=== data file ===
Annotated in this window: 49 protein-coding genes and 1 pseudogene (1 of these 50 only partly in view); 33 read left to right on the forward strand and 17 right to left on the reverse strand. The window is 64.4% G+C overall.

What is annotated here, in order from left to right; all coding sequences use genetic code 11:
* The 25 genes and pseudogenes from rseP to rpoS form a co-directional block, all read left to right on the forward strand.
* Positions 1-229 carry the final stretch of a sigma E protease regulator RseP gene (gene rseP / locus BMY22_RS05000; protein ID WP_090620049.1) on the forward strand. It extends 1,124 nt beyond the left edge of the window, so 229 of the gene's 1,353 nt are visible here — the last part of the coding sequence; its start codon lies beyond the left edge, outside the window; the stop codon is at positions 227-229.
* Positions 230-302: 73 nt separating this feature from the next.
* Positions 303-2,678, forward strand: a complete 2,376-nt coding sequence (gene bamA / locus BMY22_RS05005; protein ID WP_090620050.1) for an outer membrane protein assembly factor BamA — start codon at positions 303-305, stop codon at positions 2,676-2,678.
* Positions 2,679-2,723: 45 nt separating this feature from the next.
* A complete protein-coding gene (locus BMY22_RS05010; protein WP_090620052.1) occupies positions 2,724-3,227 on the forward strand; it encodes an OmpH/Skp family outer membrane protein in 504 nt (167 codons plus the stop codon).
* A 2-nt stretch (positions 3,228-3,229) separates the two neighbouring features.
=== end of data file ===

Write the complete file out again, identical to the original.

Annotated in this window: 49 protein-coding genes and 1 pseudogene (1 of these 50 only partly in view); 33 read left to right on the forward strand and 17 right to left on the reverse strand. The window is 64.4% G+C overall.

What is annotated here, in order from left to right; all coding sequences use genetic code 11:
* The 25 genes and pseudogenes from rseP to rpoS form a co-directional block, all read left to right on the forward strand.
* Positions 1-229 carry the final stretch of a sigma E protease regulator RseP gene (gene rseP / locus BMY22_RS05000; protein ID WP_090620049.1) on the forward strand. It extends 1,124 nt beyond the left edge of the window, so 229 of the gene's 1,353 nt are visible here — the last part of the coding sequence; its start codon lies beyond the left edge, outside the window; the stop codon is at positions 227-229.
* Positions 230-302: 73 nt separating this feature from the next.
* Positions 303-2,678, forward strand: a complete 2,376-nt coding sequence (gene bamA / locus BMY22_RS05005; protein ID WP_090620050.1) for an outer membrane protein assembly factor BamA — start codon at positions 303-305, stop codon at positions 2,676-2,678.
* Positions 2,679-2,723: 45 nt separating this feature from the next.
* A complete protein-coding gene (locus BMY22_RS05010; protein WP_090620052.1) occupies positions 2,724-3,227 on the forward strand; it encodes an OmpH/Skp family outer membrane protein in 504 nt (167 codons plus the stop codon).
* A 2-nt stretch (positions 3,228-3,229) separates the two neighbouring features.